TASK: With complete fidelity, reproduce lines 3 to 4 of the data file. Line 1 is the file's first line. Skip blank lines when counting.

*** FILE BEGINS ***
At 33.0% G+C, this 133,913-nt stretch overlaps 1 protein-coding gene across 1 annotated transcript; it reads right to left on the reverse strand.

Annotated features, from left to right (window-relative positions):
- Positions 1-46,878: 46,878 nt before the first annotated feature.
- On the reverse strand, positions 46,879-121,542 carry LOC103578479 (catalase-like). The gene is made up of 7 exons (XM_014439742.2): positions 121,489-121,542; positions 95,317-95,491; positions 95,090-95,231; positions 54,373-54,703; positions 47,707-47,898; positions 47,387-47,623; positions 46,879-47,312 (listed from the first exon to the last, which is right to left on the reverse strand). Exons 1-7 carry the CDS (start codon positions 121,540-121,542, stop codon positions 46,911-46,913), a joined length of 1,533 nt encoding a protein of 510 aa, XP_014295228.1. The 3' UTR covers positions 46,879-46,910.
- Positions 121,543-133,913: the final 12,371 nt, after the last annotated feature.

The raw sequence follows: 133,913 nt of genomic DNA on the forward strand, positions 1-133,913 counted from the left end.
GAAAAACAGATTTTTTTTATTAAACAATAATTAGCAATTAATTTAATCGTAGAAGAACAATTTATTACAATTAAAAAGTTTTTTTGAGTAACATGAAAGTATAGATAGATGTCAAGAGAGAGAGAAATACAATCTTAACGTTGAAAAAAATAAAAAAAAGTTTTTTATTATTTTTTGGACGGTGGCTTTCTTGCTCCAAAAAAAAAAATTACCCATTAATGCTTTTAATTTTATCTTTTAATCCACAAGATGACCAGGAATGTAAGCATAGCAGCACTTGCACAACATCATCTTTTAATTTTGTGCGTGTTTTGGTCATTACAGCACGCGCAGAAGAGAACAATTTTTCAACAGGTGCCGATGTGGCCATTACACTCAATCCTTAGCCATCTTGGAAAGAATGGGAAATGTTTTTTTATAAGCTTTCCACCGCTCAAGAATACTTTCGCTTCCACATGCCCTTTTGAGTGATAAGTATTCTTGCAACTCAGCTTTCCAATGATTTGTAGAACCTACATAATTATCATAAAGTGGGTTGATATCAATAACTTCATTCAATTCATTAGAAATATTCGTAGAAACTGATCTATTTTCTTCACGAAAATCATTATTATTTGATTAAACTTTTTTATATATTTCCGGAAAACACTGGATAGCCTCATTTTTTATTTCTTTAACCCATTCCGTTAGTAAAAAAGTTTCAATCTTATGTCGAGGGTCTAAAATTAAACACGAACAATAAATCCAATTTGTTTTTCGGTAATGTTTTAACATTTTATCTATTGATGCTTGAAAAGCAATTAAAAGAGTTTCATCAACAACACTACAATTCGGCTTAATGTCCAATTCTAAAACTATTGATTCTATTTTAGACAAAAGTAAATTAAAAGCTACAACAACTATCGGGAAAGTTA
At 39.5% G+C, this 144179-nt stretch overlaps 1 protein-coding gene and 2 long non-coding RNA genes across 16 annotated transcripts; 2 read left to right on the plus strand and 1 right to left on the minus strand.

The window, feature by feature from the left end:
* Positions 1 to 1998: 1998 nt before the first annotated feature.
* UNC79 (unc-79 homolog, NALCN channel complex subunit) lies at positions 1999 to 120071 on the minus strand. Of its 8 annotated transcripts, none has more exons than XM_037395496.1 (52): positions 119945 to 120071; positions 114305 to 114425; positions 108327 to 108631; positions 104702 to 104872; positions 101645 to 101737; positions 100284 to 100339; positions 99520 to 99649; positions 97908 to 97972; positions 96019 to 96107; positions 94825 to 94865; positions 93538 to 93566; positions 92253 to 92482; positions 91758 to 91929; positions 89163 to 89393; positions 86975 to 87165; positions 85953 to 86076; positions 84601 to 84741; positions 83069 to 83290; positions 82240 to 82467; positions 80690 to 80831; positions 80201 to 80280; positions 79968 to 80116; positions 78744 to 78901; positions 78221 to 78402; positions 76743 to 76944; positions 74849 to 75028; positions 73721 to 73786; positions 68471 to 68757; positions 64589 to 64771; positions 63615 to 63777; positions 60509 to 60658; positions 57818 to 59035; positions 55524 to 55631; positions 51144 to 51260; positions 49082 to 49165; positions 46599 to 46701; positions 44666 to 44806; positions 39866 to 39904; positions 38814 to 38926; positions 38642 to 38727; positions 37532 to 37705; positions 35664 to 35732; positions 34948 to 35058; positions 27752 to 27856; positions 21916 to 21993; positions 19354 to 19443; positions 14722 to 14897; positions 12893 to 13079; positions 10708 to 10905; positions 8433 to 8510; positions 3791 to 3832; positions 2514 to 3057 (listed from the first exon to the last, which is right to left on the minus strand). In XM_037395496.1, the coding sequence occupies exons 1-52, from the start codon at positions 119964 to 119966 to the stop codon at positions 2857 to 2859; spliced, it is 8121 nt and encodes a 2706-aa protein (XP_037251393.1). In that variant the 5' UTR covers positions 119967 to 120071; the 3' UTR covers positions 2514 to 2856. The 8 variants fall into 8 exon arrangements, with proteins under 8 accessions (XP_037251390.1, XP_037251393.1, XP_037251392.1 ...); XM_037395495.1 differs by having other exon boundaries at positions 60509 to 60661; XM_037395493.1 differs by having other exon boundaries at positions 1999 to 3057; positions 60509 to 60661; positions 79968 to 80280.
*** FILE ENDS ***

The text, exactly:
- Positions 1-46,878: 46,878 nt before the first annotated feature.
- On the reverse strand, positions 46,879-121,542 carry LOC103578479 (catalase-like). The gene is made up of 7 exons (XM_014439742.2): positions 121,489-121,542; positions 95,317-95,491; positions 95,090-95,231; positions 54,373-54,703; positions 47,707-47,898; positions 47,387-47,623; positions 46,879-47,312 (listed from the first exon to the last, which is right to left on the reverse strand). Exons 1-7 carry the CDS (start codon positions 121,540-121,542, stop codon positions 46,911-46,913), a joined length of 1,533 nt encoding a protein of 510 aa, XP_014295228.1. The 3' UTR covers positions 46,879-46,910.